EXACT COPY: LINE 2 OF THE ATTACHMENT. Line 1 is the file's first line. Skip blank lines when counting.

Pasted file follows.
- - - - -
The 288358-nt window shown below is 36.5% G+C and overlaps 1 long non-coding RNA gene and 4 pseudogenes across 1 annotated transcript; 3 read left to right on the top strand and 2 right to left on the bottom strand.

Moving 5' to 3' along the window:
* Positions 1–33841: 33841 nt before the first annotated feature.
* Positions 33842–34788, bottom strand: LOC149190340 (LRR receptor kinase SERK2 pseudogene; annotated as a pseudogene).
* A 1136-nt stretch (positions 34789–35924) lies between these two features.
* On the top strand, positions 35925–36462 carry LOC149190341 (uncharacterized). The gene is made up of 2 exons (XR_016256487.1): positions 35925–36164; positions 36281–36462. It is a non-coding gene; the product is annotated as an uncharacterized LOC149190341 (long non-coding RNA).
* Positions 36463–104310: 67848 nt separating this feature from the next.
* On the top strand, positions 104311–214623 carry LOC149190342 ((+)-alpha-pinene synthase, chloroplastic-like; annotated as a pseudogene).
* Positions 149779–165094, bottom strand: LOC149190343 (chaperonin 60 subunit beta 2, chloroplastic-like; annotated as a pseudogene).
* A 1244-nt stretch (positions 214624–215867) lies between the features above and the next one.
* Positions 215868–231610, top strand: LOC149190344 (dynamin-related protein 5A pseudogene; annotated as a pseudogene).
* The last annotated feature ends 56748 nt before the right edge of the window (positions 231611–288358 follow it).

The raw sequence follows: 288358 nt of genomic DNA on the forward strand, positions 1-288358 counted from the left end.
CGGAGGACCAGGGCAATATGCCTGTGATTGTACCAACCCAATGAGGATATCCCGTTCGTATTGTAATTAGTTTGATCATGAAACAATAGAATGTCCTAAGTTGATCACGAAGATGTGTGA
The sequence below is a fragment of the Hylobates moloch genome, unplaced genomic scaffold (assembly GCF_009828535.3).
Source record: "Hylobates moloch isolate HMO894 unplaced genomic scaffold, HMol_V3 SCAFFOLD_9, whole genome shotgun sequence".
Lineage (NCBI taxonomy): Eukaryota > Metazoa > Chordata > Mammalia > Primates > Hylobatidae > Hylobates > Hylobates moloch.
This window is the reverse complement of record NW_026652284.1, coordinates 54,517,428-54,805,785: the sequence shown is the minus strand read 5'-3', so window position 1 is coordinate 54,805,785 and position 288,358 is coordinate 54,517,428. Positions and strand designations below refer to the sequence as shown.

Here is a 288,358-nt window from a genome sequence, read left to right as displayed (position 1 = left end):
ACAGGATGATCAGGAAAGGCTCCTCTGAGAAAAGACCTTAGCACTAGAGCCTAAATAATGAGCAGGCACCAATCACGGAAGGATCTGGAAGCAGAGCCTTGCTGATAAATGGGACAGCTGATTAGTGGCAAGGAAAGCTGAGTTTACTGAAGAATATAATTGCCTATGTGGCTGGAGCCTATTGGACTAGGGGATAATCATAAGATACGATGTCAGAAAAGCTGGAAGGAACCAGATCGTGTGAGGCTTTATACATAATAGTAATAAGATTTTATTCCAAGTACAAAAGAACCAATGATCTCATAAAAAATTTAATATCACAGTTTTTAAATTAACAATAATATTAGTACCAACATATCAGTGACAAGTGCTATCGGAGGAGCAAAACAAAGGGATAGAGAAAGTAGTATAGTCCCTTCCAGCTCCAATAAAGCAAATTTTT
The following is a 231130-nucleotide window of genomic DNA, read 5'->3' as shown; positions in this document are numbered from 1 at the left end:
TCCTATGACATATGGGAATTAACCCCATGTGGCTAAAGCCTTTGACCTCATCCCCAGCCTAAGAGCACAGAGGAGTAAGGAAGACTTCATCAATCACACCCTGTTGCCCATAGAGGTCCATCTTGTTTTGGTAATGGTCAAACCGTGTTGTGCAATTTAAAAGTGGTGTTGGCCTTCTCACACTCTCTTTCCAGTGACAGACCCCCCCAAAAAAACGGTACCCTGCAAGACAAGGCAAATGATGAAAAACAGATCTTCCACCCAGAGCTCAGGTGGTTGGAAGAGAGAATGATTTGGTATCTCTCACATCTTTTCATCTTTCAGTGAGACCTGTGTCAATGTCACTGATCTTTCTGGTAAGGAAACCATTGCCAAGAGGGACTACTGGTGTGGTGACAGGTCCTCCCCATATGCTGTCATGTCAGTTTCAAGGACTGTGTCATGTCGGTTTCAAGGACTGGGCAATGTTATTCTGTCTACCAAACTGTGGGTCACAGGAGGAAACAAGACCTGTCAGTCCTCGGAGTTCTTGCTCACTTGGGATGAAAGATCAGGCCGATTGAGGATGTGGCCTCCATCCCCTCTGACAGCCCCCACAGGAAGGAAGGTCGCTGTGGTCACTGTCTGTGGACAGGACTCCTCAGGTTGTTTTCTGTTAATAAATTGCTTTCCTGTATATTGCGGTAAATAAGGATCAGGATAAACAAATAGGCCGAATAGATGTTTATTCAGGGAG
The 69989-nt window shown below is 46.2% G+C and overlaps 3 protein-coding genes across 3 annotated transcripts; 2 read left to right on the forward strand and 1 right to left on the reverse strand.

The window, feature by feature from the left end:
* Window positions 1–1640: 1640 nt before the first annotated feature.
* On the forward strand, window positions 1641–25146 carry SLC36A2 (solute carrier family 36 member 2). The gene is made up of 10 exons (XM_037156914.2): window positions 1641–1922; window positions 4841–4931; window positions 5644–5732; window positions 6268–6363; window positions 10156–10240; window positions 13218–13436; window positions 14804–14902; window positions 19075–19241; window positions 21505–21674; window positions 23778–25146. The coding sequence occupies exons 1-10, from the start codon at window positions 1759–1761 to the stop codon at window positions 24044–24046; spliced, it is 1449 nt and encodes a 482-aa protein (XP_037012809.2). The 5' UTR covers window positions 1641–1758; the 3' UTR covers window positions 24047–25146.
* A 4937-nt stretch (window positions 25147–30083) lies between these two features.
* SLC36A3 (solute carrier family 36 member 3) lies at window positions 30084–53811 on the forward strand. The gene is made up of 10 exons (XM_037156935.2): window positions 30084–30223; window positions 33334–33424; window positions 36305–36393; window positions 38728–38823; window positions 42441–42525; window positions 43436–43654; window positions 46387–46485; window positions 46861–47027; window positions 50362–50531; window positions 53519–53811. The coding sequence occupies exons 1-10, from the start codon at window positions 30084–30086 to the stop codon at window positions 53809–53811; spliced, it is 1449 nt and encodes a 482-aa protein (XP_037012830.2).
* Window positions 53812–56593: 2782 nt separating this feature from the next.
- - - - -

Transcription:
Moving 5' to 3' along the window: